Company Fundamentals to Consider for Investment in Growth Stock
When you hear the word fundamentals in the world of stock investing, it refers to the company’s financial condition and related data. When investors (especially value investors) do fundamental analysis, they look at the company’s fundamentals — its balance sheet, income statement, cash flow, and other operational data, along with external factors such as the company’s market position, industry, and economic prospects. Essentially, the fundamentals indicate the company’s financial condition.
The main numbers you want to look at include the following:
Sales: Are the company’s sales this year surpassing last year’s? As a decent benchmark, you want to see sales at least 10 percent higher than last year. Although it may differ depending on the industry, 10 percent is a reasonable, general yardstick.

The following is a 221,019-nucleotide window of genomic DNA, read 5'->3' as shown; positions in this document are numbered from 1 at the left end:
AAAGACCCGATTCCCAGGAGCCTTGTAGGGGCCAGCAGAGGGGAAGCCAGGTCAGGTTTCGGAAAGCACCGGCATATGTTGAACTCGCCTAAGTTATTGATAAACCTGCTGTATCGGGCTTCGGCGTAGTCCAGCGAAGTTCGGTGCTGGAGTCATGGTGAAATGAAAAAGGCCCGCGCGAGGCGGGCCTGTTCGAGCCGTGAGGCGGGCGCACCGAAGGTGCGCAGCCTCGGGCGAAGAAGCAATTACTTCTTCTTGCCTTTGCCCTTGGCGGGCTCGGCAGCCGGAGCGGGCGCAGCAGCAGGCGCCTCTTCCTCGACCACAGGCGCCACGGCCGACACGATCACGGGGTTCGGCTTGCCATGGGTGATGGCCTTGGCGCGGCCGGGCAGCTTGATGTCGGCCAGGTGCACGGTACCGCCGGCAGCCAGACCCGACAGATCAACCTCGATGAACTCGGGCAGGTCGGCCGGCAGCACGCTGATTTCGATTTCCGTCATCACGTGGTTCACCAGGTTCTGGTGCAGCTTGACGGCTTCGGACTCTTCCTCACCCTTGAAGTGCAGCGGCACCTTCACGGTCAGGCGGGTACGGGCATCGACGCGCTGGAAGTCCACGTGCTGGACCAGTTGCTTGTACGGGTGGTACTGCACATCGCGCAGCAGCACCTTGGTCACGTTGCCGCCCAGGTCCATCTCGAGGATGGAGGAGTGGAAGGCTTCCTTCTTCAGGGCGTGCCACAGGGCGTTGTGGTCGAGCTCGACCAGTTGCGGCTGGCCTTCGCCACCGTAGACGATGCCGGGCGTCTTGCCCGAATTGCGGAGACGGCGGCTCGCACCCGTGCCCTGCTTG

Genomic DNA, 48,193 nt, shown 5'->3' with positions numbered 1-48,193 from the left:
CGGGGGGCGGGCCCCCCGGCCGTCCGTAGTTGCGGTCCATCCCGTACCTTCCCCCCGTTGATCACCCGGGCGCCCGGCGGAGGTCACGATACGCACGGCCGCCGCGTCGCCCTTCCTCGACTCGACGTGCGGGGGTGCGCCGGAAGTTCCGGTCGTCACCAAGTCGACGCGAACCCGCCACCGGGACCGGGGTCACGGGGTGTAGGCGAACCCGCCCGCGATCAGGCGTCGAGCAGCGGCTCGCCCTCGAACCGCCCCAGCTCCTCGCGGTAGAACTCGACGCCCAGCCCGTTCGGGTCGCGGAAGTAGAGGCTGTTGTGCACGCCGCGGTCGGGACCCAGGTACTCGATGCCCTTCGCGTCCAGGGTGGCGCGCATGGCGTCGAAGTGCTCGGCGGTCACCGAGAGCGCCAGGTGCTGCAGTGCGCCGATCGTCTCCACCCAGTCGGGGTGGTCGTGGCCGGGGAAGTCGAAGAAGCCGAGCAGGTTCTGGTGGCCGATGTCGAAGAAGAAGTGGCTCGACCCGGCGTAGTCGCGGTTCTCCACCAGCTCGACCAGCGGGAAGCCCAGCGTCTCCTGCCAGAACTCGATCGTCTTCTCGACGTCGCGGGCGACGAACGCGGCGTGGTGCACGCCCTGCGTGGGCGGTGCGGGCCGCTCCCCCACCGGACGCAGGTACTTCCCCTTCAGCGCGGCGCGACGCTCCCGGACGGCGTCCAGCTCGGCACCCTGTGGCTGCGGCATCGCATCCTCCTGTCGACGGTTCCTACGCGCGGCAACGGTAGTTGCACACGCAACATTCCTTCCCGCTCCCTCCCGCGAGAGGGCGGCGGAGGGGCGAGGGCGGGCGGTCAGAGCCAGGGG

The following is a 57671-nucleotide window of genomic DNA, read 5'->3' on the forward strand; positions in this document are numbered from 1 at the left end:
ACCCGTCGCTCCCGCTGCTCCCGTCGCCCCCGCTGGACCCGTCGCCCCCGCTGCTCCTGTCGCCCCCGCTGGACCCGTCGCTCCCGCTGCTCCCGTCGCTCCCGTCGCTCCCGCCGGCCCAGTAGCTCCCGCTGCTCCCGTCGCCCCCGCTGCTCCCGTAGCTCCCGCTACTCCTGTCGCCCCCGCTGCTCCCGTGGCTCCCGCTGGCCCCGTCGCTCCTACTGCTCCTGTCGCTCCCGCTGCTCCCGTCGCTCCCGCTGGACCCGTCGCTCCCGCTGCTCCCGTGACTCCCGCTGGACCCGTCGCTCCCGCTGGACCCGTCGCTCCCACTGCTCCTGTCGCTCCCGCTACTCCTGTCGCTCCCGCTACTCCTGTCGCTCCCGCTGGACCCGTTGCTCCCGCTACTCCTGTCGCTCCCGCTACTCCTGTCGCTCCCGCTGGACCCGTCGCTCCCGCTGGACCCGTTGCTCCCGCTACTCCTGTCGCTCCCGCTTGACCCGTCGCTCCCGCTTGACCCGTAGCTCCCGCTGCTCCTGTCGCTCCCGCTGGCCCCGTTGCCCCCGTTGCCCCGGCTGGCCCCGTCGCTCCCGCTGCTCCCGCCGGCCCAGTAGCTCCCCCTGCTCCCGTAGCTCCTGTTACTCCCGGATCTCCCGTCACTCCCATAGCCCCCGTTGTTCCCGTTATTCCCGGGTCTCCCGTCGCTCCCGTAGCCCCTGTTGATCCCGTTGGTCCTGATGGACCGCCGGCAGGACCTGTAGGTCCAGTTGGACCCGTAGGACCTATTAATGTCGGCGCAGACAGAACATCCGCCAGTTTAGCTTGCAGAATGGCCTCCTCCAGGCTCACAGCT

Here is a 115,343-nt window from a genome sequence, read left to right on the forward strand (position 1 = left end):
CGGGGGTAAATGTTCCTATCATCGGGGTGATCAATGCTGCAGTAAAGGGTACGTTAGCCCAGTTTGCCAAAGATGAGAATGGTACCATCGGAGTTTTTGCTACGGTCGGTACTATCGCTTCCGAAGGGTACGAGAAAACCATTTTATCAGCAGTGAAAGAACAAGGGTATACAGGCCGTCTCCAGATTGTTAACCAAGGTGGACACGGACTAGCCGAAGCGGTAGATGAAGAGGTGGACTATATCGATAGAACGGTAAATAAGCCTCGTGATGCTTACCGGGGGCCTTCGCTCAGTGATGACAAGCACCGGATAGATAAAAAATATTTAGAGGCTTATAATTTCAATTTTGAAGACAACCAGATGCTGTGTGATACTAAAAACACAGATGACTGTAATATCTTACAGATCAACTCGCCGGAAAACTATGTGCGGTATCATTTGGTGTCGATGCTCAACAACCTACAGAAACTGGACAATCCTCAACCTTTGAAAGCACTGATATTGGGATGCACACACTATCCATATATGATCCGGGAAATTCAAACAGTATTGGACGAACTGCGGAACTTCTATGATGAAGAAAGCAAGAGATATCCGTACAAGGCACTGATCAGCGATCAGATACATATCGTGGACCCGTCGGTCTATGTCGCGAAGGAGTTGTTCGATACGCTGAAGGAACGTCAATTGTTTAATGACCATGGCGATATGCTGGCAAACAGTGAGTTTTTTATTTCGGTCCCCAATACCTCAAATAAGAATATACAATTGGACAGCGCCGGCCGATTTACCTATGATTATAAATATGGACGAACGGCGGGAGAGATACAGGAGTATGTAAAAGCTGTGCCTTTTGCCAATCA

Earnings: Are earnings at least 10 percent higher than last year? Earnings should grow at the same rate as sales (or, hopefully, better).
Debt: Is the company’s total debt equal to or lower than the prior year? The death knell of many a company has been excessive debt.
A company’s financial condition has more factors than mentioned here, but these numbers are the most important. Using the 10-percent figure may seem like an oversimplification, but you don’t need to complicate matters unnecessarily.